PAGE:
HDPE is extremely easy to process and is economical as well. It is an opaque packaging leveraged for your everyday products like a shampoo bottle, lotion bottles, or flower pots; products that also demand a certain degree of marketing appeal.

Primary Differences Between LDPE vs. HDPE



LDPE is softer and more flexible than HDPE, making it ideal for diverse applications.

HDPE is rigid and durable and offers better chemical resistance.

It also has a lower melting point  (115° C) and hence is not resistant to higher temperatures.

Its higher melting point (135° C). This allows it to withstand higher temperatures than LDPE.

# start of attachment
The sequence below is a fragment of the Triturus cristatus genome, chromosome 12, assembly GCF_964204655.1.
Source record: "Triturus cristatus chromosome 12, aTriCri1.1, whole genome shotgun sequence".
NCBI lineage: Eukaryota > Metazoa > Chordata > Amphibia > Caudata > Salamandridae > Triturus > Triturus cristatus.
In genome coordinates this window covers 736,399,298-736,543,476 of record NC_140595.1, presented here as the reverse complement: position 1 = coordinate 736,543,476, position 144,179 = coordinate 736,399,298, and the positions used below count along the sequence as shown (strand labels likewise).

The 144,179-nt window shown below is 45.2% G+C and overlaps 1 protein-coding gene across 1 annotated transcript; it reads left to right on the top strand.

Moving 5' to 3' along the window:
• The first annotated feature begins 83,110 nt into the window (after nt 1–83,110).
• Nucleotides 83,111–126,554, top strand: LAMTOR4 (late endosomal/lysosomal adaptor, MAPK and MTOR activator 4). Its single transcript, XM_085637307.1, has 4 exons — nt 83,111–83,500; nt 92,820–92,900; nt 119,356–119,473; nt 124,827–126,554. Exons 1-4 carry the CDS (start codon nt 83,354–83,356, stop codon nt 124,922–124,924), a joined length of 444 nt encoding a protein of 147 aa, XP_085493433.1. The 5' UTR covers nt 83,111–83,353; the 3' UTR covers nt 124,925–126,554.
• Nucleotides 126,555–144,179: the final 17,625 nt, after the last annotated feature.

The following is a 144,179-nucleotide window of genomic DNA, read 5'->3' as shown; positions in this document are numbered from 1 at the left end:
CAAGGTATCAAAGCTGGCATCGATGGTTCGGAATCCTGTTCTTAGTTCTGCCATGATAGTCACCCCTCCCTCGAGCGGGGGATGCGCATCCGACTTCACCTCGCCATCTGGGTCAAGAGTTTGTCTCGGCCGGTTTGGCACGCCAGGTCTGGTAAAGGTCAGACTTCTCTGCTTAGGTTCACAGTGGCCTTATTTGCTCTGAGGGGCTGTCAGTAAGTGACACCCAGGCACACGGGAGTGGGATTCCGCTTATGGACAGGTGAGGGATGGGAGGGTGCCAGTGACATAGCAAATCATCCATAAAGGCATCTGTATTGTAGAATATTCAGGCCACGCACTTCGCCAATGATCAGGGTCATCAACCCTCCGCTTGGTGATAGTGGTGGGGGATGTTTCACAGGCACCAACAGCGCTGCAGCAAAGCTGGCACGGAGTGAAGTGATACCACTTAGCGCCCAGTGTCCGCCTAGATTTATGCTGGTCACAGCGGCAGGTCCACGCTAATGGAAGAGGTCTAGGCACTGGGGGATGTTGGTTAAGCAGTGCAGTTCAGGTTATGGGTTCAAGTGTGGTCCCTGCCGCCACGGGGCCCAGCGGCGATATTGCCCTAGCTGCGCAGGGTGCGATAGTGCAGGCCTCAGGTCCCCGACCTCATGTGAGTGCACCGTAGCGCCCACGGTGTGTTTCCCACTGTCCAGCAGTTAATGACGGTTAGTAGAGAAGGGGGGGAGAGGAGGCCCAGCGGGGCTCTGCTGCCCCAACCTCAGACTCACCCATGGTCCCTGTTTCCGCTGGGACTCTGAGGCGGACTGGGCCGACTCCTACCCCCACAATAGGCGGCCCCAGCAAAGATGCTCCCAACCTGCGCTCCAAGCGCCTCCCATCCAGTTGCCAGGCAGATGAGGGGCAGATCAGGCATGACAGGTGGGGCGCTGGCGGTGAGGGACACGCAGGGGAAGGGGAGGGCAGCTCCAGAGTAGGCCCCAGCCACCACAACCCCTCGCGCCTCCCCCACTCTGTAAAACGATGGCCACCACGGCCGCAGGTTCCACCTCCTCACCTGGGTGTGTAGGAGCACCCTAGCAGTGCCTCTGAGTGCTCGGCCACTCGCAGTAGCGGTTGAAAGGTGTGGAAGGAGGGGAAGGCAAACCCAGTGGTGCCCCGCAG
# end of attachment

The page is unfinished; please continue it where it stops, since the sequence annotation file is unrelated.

LDPE comes as both opaque and  translucent.

HDPE is generally opaque.

LDPE features low crystallinity, making it a more flexible option as compared to HDPE.

The crystalline structure allows HDPE to feature better rigidity and greater strength even under pressure.

LDPE is produced by compressing   monomer ethylene gas in an autoclave or tubular reactor to facilitate polymerization—i.e., the linking of monomers into polymer chains.

HDPE is created by heating petroleum to very high temperatures. This process releases the ethylene gas monomers, which then combine to form polymer chains.

LDPE has more branching in its polymer chains.

HDPE has less branching in its polymer chains.

LDPE is classified under recycling  number 4.

HDPE under recycling number 2.

LDPE features excellent chemical  resistance, flexibility, and waterproofing capacity.

HDPE is known for exhibiting high impact strength and durability.